The Venetian is very impressive, but like most things with gambling and Vegas style, there is more style than substance. Pretty much everything is fake, although at first glance it is hard to tell. Inside there are ceiling paintings that are supposed to be similar to ceilings in some of the famous churches in Italy. There is even a canal with gondola boats like in Venice, although with an Asian man singing opera style, the illusion is slightly tarnished. All the buildings around the canal are not real, but they all have shops on the main floor to induce the consumer in us all to buy overpriced goods. They even have a blue sky painted with white fluffy clouds, which admittedly is the most beautiful looking sky I've seen in China for some time, a nice switch from the permanent gray. It's impossible to deny how impressive the building is in size, scale, and overall attention to detail.

Venetian Lobby

Ceiling Paintings

Gaming Floor

The Canal
The Great Hall

Before when I went to Macau, I thought it couldn't compare to Vegas at all. But after seeing all the new development, you can see that in a few years it will be a big competitor, even if a lot of the companies in Macau are, after all, some of the big American casinos. I don't think it will take too much business from Vegas, but maybe a few rich Hong Kong or Japanese businessmen will go to Macau for the convenience instead of spending a lot more to go to Vegas.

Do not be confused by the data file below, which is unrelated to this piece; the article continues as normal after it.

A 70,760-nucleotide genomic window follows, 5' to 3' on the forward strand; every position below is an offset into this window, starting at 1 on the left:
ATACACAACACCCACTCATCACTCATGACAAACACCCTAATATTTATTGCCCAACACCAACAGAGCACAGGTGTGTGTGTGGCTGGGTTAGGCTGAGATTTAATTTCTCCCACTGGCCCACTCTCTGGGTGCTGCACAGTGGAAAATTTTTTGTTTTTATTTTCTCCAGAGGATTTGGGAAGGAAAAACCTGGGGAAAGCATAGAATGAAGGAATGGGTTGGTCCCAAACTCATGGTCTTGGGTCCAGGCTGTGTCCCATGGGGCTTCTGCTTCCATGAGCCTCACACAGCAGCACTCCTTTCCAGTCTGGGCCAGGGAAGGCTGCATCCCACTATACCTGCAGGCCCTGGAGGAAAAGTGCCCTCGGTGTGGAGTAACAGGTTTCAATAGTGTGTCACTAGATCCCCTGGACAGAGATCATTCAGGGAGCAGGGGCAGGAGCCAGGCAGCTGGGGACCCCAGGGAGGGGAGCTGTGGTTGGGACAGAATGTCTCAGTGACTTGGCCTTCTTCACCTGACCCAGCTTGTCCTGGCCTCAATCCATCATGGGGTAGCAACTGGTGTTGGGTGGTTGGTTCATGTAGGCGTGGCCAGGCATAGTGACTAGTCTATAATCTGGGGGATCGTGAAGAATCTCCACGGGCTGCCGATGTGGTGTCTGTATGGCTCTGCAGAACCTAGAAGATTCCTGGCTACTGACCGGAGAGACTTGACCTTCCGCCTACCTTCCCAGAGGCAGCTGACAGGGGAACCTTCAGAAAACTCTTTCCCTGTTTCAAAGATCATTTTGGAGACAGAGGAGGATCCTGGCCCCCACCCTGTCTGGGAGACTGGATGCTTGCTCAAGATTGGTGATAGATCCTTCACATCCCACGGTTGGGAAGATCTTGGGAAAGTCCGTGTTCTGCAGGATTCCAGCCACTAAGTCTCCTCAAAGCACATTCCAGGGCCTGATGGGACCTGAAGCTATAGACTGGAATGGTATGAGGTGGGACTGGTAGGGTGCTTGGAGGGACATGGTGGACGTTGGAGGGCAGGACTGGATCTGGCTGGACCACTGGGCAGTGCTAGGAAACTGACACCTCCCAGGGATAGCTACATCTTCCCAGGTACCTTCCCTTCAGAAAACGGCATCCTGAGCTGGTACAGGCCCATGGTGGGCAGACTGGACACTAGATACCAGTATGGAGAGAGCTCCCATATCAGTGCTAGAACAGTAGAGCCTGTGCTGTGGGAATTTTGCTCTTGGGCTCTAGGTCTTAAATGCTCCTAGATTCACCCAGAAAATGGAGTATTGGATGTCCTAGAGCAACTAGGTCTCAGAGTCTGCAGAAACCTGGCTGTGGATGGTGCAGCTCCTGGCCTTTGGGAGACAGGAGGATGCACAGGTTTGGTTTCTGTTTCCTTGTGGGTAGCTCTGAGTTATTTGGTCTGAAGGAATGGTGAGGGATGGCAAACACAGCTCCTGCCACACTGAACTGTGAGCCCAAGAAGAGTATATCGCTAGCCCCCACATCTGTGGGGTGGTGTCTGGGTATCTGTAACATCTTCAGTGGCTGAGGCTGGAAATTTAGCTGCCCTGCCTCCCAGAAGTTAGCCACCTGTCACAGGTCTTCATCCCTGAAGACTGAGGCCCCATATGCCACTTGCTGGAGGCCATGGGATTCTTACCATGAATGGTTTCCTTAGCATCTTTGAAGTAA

The rest of my time in Macau I just relaxed and saw a few more sites. I like Macau a lot, but this might be my last time to go there in awhile, since I've been twice in the last 2 months. It's definitely worthwhile for the food, the Portuguese style churches and streets, and of course if you have interest in losing some money, there are always the casinos. With limited time, maybe it isn't worth going to the other islands outside of Macau, but once the Cotai strip is more complete, it will be a lot more of a prime destination.

Here are a few random pictures of Macau sites. As always, I have all my pictures on picasa:

Senado Square at Night

Senado Square during the Day